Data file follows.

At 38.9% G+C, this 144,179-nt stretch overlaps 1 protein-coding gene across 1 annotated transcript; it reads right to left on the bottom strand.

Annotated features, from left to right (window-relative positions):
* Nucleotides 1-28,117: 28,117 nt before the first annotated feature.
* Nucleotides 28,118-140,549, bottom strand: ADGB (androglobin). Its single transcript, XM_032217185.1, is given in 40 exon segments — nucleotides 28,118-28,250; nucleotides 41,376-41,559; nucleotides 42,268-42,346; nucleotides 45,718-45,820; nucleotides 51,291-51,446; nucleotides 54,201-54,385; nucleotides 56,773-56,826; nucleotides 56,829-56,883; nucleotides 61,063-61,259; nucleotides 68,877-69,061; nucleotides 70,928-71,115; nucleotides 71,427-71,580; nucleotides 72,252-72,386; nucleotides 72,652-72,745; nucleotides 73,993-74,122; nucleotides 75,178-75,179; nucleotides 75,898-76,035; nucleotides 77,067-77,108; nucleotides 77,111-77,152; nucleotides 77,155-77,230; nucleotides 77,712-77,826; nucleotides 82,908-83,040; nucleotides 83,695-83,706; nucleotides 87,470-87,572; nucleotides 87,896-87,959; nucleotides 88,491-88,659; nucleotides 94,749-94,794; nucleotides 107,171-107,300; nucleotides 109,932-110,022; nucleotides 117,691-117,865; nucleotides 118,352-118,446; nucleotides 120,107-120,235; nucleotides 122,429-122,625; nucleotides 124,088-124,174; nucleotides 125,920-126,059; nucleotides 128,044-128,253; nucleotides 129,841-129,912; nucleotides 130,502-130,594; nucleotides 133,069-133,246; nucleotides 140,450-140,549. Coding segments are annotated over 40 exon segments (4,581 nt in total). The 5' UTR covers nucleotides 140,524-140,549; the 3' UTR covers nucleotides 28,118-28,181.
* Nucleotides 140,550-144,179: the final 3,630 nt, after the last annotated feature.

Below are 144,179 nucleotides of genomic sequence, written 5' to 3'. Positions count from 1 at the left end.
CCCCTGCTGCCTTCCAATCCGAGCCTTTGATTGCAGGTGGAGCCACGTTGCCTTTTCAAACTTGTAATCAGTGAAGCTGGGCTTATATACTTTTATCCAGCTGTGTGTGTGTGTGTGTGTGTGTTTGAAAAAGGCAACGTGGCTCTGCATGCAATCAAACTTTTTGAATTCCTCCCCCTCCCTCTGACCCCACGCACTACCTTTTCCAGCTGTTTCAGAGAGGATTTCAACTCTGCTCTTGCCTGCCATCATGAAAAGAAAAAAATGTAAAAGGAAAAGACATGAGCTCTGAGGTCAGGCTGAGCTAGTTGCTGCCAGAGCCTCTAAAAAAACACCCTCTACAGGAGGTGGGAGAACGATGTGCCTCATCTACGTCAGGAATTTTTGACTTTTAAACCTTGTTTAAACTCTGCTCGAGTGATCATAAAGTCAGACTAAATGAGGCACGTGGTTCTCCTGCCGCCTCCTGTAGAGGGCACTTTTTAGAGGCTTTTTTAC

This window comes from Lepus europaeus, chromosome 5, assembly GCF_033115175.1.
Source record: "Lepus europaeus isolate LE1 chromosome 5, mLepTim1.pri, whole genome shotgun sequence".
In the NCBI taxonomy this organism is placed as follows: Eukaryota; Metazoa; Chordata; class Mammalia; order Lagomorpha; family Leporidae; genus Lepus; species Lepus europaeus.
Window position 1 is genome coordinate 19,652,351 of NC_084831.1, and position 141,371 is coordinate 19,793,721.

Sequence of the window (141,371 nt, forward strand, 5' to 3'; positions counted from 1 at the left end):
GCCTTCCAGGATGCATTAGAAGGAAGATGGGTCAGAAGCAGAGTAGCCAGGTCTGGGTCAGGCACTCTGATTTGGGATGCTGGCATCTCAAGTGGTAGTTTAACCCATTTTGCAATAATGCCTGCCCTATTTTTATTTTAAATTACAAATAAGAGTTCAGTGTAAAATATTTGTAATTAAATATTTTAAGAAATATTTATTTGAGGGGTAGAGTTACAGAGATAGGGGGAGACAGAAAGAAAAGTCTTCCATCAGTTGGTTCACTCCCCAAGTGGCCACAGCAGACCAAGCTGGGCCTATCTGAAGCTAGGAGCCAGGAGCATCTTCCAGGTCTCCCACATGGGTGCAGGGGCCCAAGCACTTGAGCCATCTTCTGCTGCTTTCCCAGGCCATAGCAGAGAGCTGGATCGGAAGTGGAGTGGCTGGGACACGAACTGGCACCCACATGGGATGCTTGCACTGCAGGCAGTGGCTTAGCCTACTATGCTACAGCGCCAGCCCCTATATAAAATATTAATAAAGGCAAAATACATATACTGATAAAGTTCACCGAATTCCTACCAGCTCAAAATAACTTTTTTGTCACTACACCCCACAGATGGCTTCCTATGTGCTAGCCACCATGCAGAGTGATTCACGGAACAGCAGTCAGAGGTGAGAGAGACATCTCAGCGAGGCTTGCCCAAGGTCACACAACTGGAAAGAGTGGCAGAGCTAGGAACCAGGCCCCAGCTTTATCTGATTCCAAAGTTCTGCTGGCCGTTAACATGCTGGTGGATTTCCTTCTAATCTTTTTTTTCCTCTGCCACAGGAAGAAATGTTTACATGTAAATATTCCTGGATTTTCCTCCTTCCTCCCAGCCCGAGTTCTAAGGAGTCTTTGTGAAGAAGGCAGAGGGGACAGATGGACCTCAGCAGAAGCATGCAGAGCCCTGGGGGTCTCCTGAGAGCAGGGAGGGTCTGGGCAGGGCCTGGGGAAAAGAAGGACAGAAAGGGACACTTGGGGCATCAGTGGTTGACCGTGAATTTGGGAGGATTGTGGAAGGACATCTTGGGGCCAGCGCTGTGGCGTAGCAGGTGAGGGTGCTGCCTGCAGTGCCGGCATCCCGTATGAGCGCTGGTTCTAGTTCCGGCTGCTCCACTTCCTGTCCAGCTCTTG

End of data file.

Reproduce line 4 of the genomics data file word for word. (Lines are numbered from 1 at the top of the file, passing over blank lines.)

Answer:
* Nucleotides 28,118-140,549, bottom strand: ADGB (androglobin). Its single transcript, XM_032217185.1, is given in 40 exon segments — nucleotides 28,118-28,250; nucleotides 41,376-41,559; nucleotides 42,268-42,346; nucleotides 45,718-45,820; nucleotides 51,291-51,446; nucleotides 54,201-54,385; nucleotides 56,773-56,826; nucleotides 56,829-56,883; nucleotides 61,063-61,259; nucleotides 68,877-69,061; nucleotides 70,928-71,115; nucleotides 71,427-71,580; nucleotides 72,252-72,386; nucleotides 72,652-72,745; nucleotides 73,993-74,122; nucleotides 75,178-75,179; nucleotides 75,898-76,035; nucleotides 77,067-77,108; nucleotides 77,111-77,152; nucleotides 77,155-77,230; nucleotides 77,712-77,826; nucleotides 82,908-83,040; nucleotides 83,695-83,706; nucleotides 87,470-87,572; nucleotides 87,896-87,959; nucleotides 88,491-88,659; nucleotides 94,749-94,794; nucleotides 107,171-107,300; nucleotides 109,932-110,022; nucleotides 117,691-117,865; nucleotides 118,352-118,446; nucleotides 120,107-120,235; nucleotides 122,429-122,625; nucleotides 124,088-124,174; nucleotides 125,920-126,059; nucleotides 128,044-128,253; nucleotides 129,841-129,912; nucleotides 130,502-130,594; nucleotides 133,069-133,246; nucleotides 140,450-140,549. Coding segments are annotated over 40 exon segments (4,581 nt in total). The 5' UTR covers nucleotides 140,524-140,549; the 3' UTR covers nucleotides 28,118-28,181.